It is difficult to say for certain, because we can never be in two places at once, but my fishing instinct yesterday nagged me into believing that a morning zig instead of a zag cost us some opportunities. Of course we will never know. It very well could be my imagination working overtime. It does seem consistent that the majority of fishermen regularly torture themselves with the notion that if they aren't loading up, or even sometimes when they are loading up, that it is better, or could be better somewhere else.
Regardless of my sufferings we made an afternoon of it offshore in beautiful weather. Today's theme was typical for bluefin that have earned their reputation as the most challenging tuna to target for good reason. Numerous spots were found and attempted throughout the afternoon that produced plenty of excitement and anticipation - all the way up to the catching part of the equation. We did have a few stops where they stuck around and yielded a handful or two, but the majority were far more interested in extending the suspense by continuing their crashing and jumping while ignoring our baits. Typical bluefin.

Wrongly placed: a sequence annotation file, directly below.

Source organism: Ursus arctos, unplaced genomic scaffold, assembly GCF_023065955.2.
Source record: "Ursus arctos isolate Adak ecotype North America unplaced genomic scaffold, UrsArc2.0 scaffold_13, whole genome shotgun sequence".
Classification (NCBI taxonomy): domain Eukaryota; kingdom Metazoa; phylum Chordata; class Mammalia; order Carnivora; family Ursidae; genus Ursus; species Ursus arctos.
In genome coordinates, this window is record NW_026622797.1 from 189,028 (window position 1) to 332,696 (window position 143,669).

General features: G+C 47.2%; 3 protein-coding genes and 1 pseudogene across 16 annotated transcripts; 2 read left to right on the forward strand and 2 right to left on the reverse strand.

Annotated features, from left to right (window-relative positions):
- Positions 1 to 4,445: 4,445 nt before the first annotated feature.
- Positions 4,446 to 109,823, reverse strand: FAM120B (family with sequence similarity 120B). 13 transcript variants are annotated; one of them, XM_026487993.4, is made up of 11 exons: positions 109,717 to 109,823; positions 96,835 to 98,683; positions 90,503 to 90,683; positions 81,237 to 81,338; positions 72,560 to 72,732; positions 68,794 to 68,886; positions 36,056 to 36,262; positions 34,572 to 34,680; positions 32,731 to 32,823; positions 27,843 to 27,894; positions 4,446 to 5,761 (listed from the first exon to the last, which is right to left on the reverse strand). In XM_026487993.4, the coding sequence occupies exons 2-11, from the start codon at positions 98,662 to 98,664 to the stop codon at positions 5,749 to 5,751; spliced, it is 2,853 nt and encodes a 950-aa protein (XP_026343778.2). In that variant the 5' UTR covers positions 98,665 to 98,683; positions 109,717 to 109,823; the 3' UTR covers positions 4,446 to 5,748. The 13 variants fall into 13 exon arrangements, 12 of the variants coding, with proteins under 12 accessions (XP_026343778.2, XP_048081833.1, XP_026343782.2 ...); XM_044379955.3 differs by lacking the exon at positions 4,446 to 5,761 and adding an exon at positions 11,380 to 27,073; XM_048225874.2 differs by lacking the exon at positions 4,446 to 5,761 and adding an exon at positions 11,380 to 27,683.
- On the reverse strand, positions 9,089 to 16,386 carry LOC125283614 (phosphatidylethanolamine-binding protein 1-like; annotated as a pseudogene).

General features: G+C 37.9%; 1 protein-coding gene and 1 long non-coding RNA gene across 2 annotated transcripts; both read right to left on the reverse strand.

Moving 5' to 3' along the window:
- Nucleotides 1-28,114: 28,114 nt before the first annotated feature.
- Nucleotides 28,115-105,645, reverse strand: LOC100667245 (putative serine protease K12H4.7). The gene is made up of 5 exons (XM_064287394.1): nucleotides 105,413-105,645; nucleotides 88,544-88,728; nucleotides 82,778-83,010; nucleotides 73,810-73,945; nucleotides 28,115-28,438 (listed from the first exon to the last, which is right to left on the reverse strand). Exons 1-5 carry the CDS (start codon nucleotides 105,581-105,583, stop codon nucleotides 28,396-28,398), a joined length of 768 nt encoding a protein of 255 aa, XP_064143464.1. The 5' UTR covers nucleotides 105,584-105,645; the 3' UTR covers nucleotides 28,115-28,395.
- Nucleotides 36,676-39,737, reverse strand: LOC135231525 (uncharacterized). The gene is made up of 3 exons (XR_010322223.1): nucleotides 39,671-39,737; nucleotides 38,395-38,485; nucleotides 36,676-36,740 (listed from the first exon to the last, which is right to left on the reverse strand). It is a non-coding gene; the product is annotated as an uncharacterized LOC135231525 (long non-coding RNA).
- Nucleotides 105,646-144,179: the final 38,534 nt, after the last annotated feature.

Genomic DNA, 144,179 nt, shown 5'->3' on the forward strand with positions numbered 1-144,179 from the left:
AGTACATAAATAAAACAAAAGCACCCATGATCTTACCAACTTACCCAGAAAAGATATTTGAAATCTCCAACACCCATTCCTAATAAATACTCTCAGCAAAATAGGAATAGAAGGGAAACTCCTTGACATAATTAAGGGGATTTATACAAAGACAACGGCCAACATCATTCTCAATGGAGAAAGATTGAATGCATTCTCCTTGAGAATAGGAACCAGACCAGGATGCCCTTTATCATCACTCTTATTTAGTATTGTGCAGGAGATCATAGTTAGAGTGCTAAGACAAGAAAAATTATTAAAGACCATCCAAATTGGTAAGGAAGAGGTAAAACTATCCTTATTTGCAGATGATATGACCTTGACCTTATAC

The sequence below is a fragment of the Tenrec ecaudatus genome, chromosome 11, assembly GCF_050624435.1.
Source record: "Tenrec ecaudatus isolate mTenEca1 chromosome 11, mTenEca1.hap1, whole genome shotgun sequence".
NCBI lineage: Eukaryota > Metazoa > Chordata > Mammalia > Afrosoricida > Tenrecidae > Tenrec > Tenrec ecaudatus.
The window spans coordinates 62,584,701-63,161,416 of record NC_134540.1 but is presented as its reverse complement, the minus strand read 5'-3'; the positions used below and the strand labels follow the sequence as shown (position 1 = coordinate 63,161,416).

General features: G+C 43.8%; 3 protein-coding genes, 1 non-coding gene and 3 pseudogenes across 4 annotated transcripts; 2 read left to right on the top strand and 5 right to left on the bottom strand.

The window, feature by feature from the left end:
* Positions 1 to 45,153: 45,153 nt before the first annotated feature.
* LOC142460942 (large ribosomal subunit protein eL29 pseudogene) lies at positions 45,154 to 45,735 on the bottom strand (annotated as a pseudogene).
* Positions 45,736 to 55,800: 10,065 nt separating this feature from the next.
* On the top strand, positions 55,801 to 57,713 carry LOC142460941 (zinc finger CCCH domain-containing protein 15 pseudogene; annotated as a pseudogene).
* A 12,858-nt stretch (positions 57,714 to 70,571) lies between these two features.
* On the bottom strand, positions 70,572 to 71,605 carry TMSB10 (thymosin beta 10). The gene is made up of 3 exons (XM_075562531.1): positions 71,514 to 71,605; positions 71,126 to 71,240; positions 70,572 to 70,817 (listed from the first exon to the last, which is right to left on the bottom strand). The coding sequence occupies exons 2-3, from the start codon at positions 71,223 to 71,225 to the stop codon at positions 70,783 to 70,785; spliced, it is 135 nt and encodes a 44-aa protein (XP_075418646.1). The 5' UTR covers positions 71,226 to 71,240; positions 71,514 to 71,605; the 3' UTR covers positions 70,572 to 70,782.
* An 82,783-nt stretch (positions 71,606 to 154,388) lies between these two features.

It was a fine day for offshore fishing, and we saw plenty of fish, but by the end of it we were ready to try our hand elsewhere. Looking for a change of pace we are relocating tonight in search of something that shows more interest in biting tomorrow. We have a fair foundation to work with, plenty of time, and the drive to make it happen. It sounds like things are beginning to wake up on the albacore grounds above so we are looking forward to a little better cooperation from our quarry moving forward.
Photos today feature a handful of anglers enjoying one of the hot and heavy afternoon moments when the bluefin dropped their guard and gave us a few shots. And, long time Royal Star veteran Dave Bookin happy to display the thirty pound size average of the bluefin landed yesterday and today. Look for tomorrow's reports with further details.